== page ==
Artigo em Inglês | MEDLINE | ID: mdl-35603390

RESUMO

We investigate a new cross-diffusive prey-predator system which considers prey refuge and fear effect, where predator cannibalism is also considered. The prey and predator that partially depends on the prey are followed by Holling type-Ⅱ terms. We first establish sufficient conditions for persistence of the system, the global stability of constant steady states are also investigated. Then, we investigate the Hopf bifurcation of ordinary differential system, and Turing instability driven by self-diffusion and cross-diffusion. We have found that the d12 can suppress the formation of Turing instability, while the d21 promotes the appearance of the pattern formation. In addition, we also discuss the existence and nonexistence of nonconstant positive steady state by Leray-Schauder degree theory. Finally, we provide the following discretization reaction-diffusion equations and present some numerical simulations to illustrate analytical results, which show that the establishment of prey refuge can effectively protect the growth of prey.


Assuntos
Canibalismo , Comportamento Predatório , Animais , Simulação por Computador , Ecossistema , Medo , Cadeia Alimentar , Modelos Biológicos , Dinâmica Populacional
14.
Curr Biol ; 32(8): R354-R355, 2022 04 25.
Artigo em Inglês | MEDLINE | ID: mdl-35472419

RESUMO

In the animal world, numerous mechanisms have been described that allow for extremely fast actions or reactions via the slow storage of energy, typically in elastic structures, which is then nearly instantly released1-4, similar to the operation of a catapult. Many of these mechanisms are employed for prey capture1,2 or for predator avoidance3,4; however, such superfast actions have not yet been reported as a means to dodge sexual cannibalism. Here, we unveil a novel mechanism in a communal orb-weaving spider Philoponella prominens (Uloboridae) (Figure S1), whereby males undertake a split-second catapult action immediately after mating, thereby fleeing their partner (Video S1). We demonstrate that males achieve their superfast action (up to 88.2 cm/s) by extending the tibia-metatarsus joint of their first leg pair via hydraulic pressure in a joint that is known to lack extensor muscles in spiders. This rapid expansion greatly reduces the likelihood of the male being sexually cannibalized.


Assuntos
Canibalismo , Aranhas , Animais , Masculino , Reprodução/fisiologia , Comportamento Sexual Animal , Aranhas/fisiologia
15.
Zool Res ; 43(2): 265-274, 2022 03 18.
Artigo em Inglês | MEDLINE | ID: mdl-35238184

RESUMO

Sibling cannibalism is relatively common in nature, but its evolution in birds and certain other vertebrates with extended parental care had been discarded. Here, however, we demonstrate its regular occurrence in two European populations of the Eurasian hoopoe (Upupa epops) and explore possible adaptive and non-adaptive explanations. Results showed that sibling cannibalism was more frequently detected in Spain (51.7%) than in Austria (5.9%). In these two populations, the hoopoes laid similar clutch sizes, resulting in similar fledging production, but hatching failures were more frequent in the northern population. Consequently, having more nestlings condemned to die in the southern population may explain the higher incidence of sibling cannibalism. In accordance with this interpretation, hatching span and failure, but not breeding date, explained the probability of sibling cannibalism in the Spanish hoopoes, while all three variables predicted brood reduction intensity. Furthermore, experimental food supply reduced the probability of sibling cannibalism, but not the intensity of brood reduction. Finally, females allocated fewer resources to the smallest nestlings when they were going to starve, but not necessarily when they were going to be used as food for their siblings. These results suggest that hoopoes produce extra eggs that, in the case of reduced hatching failure and food scarcity, produce nestlings that are used to feed older siblings. These findings provide the first evidence that sibling cannibalism occurs regularly in a bird species, thus expanding our evolutionary understanding of clutch size, hatching asynchrony, parent-offspring conflict, infanticide, and sibling cannibalism in the animal kingdom.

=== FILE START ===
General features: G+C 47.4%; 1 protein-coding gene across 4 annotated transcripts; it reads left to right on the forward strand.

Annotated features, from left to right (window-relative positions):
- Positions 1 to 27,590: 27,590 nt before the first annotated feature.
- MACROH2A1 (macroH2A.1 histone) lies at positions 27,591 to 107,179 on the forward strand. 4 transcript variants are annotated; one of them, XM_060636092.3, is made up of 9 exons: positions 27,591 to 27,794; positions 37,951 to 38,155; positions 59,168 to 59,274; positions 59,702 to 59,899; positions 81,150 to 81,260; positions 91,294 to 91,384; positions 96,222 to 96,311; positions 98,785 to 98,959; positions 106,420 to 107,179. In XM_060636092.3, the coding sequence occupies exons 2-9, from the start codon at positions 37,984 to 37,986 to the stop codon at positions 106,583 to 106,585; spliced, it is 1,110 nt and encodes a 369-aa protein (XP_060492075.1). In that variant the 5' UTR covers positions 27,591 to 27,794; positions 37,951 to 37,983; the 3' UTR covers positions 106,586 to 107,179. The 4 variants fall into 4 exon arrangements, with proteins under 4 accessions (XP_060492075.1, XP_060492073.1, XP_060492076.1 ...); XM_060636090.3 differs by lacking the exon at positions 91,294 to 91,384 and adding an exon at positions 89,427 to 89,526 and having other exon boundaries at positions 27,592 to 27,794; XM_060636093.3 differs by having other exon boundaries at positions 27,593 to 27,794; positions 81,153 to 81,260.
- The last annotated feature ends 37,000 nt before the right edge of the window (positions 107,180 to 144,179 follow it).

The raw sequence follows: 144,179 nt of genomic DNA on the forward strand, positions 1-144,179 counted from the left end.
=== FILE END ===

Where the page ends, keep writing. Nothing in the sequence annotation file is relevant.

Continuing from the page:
Assuntos
Canibalismo , Irmãos , Animais , Aves , Feminino , Humanos , Mães , Espanha
16.
Res Vet Sci ; 143: 142-147, 2022 Mar.
Artigo em Inglês | MEDLINE | ID: mdl-35032766

RESUMO